'use strict';

const { URLSearchParams } = require('url');
const jwt = require('jsonwebtoken');

const filename = '/example-image.jpg';

const params = new URLSearchParams({ // put insecure parameters here
  w: '10%',
  h: '25%'

const data = {
  args: { // put secure parameters here
    text: 'Hello'

const key = 'topsecret';

// generate token
const token = jwt.sign(data, key, {
  algorithm: 'HS256',
  expiresIn: 300, // seconds
  audience: filename

params.append('jwt', token);

console.log('' + filename + '?' + params.toString());

Create JWT URL with Postman

A quick way to create and test JWT URLs is with Postman.

1. Ask the Sirv team to generate a JWT key for you, protecting a folder in your account.

2. Follow the steps to install Postman and the Sirv Postman collection.

3. Enter your JWT key into the collection variables.

Check response header in browser console

4. Click the "Get JWT protected URL" request on the left (under Files).

Check response header in browser console

5. In the Body tab, enter the path and filename of the image you want to generate a JWT URL for. Enter the number of seconds it should stay alive for. Enter the options you'd like to apply - any of Sirv's 130 dynamic imaging options can be applied.

Enter parameters in Postman body

6. Click "Send" and the URL will be generated.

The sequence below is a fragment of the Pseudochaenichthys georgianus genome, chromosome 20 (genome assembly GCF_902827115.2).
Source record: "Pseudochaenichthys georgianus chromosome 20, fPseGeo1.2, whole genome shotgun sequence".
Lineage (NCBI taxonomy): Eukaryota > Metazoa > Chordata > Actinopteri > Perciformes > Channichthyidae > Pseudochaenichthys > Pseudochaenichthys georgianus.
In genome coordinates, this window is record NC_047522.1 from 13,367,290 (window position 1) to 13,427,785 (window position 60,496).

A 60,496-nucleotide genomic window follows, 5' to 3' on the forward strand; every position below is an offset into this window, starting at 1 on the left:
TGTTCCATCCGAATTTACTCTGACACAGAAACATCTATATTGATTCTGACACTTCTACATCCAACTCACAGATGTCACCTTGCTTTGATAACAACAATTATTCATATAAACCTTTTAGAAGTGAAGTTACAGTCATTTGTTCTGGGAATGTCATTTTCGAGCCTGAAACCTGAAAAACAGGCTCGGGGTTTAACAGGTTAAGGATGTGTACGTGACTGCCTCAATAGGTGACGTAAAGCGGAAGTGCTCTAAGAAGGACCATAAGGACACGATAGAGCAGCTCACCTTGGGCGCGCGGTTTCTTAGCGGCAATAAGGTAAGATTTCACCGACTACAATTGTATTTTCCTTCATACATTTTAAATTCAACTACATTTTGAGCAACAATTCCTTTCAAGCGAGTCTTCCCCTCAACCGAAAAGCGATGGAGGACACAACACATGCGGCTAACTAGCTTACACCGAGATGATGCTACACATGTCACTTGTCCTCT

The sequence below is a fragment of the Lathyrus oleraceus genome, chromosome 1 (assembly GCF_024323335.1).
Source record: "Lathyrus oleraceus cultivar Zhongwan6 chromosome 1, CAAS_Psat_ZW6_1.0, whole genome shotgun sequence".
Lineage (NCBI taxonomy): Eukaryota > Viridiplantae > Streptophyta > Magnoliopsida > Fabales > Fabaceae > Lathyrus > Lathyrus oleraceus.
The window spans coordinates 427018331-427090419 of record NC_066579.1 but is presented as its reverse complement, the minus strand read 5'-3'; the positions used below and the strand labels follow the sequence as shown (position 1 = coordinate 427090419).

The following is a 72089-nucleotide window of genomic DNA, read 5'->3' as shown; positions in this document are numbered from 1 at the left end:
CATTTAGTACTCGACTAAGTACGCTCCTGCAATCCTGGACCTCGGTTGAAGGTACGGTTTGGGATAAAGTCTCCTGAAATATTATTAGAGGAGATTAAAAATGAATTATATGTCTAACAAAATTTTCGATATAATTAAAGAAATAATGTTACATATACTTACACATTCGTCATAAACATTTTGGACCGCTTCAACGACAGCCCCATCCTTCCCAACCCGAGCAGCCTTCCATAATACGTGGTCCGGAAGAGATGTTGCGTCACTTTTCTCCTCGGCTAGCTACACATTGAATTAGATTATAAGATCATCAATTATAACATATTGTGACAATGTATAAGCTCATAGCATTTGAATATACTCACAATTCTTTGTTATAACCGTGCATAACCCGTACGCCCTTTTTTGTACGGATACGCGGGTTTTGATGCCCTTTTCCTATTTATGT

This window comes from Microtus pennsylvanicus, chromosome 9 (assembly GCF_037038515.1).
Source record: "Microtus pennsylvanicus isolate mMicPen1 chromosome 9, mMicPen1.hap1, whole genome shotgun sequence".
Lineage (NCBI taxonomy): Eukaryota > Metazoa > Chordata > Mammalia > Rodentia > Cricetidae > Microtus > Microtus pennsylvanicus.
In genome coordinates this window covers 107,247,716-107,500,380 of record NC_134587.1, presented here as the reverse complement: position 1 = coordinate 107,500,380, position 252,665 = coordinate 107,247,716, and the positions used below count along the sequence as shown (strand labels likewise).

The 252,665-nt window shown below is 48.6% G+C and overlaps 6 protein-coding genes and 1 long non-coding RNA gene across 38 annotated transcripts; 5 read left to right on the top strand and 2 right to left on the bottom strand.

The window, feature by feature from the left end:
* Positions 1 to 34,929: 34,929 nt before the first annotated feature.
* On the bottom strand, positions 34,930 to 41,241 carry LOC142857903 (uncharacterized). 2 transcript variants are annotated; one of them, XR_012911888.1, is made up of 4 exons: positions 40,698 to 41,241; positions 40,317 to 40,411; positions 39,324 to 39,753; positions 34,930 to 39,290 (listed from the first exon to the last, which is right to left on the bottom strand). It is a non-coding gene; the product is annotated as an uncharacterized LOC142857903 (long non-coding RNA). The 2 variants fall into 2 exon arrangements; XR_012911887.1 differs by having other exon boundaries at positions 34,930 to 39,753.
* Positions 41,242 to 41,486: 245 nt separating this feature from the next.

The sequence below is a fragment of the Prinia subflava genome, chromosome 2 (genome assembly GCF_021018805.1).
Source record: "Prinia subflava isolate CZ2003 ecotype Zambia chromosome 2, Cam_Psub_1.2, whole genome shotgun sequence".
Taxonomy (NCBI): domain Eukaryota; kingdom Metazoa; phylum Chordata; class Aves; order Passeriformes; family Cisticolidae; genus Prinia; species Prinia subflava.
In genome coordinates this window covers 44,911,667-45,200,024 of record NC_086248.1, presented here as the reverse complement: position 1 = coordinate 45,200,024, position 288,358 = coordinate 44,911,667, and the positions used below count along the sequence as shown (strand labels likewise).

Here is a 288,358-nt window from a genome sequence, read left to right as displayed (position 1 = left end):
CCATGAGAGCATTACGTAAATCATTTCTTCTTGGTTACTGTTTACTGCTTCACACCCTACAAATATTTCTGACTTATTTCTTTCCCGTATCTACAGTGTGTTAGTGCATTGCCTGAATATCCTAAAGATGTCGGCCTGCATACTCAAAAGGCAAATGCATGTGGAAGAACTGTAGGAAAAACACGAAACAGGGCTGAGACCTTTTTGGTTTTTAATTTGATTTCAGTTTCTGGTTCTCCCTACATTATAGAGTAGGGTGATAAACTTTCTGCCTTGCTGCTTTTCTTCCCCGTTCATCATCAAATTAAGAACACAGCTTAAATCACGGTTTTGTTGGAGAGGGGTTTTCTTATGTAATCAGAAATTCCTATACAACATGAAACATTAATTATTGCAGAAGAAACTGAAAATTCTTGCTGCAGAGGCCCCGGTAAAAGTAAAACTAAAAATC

Token in request header

Instead of including the token in the URL, it can be included in the request headers. This approach is usually used for authenticating requests in REST APIs.


If a JWT protected URL returns an error, you can investigate why:

  • 400 - JWT verification succeeded but paramater is not valid. The browser will output a summary of which parameters failed, to help you identify the issue(s).
  • 404 - JWT verification succeeded but file does not exist at that location.
  • 403 - JWT verification failed due to wrong signature; wrong key used to create token; expired link or another problem with server verification of the JWT itself. See below to troubleshoot.

If you received a 403 error, use your browser console to narrow down the cause. Find the x-sirv-auth-result reponse header, which will contain a value such as 'expired key', 'signature mismatch' or 'invalid payload'.

Check response header in browser console


Please send any questions about usage of Sirv JWT tokens to the Sirv support team.